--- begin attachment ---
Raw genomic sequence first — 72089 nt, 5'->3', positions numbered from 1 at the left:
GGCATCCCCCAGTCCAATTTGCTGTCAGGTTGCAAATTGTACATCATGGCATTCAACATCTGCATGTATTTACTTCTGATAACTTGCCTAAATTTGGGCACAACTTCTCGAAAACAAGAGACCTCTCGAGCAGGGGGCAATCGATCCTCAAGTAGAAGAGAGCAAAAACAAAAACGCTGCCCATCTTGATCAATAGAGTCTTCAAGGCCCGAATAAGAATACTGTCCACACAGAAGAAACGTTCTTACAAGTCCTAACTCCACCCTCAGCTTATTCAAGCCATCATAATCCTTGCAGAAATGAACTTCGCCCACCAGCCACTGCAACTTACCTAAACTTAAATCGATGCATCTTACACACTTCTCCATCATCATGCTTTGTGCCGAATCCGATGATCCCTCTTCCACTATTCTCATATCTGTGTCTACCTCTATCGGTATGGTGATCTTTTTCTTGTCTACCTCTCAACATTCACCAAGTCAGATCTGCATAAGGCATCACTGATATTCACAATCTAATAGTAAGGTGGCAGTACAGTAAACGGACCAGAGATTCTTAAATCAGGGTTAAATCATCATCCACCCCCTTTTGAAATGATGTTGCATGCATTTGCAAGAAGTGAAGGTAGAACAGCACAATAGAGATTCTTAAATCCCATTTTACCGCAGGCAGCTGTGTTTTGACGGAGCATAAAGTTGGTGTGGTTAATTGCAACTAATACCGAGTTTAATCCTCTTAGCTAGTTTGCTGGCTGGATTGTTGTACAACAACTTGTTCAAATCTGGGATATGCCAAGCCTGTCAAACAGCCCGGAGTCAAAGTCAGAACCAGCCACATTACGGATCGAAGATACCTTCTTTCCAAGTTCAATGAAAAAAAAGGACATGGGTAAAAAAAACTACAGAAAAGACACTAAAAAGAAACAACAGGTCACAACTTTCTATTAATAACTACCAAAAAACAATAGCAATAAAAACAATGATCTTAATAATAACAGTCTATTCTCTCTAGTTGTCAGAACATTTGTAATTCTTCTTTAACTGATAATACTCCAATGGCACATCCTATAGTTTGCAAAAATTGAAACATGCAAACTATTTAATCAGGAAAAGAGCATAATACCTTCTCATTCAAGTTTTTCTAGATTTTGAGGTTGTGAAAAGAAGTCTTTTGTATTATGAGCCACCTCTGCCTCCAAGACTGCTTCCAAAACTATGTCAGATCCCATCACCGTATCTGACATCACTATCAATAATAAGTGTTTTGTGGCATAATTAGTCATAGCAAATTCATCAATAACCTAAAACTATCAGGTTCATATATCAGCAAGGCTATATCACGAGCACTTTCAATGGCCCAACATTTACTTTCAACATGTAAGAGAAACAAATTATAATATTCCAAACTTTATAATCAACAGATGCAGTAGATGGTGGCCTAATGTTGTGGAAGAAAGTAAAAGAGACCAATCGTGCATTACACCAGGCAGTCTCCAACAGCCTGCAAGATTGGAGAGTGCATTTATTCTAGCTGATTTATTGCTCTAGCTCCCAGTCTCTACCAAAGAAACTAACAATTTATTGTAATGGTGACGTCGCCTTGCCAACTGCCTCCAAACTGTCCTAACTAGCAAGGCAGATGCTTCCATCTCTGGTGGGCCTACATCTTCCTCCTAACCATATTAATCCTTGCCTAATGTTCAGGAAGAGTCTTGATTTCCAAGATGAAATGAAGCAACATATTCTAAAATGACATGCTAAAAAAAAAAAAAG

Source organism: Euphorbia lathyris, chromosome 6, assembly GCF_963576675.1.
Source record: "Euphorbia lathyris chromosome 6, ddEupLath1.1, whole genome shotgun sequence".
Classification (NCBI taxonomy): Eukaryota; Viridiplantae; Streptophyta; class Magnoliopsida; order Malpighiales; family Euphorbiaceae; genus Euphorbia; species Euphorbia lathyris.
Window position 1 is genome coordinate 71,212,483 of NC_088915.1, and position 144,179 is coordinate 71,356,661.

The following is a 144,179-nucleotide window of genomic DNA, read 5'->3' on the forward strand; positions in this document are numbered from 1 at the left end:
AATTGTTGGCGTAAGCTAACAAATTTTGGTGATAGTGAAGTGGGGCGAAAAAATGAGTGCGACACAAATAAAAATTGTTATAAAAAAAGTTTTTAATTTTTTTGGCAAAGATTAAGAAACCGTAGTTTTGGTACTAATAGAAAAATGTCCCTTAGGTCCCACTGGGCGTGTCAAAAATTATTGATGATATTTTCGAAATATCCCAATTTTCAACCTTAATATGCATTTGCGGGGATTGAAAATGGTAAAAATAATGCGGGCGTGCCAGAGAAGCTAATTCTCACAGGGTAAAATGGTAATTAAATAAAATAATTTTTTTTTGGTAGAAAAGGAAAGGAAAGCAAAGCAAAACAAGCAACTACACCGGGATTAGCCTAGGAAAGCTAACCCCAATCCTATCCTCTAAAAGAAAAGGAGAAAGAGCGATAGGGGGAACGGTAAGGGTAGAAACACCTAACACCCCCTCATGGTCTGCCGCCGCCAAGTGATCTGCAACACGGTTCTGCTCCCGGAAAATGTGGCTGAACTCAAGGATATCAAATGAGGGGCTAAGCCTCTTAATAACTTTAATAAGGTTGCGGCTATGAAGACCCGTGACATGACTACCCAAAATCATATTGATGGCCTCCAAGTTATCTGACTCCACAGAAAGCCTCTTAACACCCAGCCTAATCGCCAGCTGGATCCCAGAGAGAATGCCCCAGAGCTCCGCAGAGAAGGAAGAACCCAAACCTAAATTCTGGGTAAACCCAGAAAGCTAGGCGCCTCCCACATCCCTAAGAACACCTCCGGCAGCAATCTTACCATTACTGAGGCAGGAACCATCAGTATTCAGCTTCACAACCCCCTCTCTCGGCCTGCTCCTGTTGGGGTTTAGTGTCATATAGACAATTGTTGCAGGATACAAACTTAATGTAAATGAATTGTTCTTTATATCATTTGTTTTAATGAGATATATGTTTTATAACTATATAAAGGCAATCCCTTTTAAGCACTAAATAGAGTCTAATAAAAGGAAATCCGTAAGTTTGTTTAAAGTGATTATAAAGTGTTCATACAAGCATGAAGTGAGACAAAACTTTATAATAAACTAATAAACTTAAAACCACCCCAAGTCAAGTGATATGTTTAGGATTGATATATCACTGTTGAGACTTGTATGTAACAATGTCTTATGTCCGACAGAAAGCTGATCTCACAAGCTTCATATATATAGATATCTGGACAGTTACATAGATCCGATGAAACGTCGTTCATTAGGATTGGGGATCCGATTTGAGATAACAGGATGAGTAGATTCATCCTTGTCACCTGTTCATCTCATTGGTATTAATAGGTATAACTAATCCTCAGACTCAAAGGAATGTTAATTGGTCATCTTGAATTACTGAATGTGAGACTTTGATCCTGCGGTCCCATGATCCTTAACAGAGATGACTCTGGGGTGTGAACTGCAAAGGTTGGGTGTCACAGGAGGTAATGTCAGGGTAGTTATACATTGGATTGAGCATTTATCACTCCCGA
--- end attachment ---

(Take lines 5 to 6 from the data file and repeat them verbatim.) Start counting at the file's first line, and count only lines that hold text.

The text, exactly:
Classification (NCBI taxonomy): Eukaryota; Viridiplantae; Streptophyta; class Magnoliopsida; order Malpighiales; family Euphorbiaceae; genus Euphorbia; species Euphorbia lathyris.
Window position 1 is genome coordinate 71,212,483 of NC_088915.1, and position 144,179 is coordinate 71,356,661.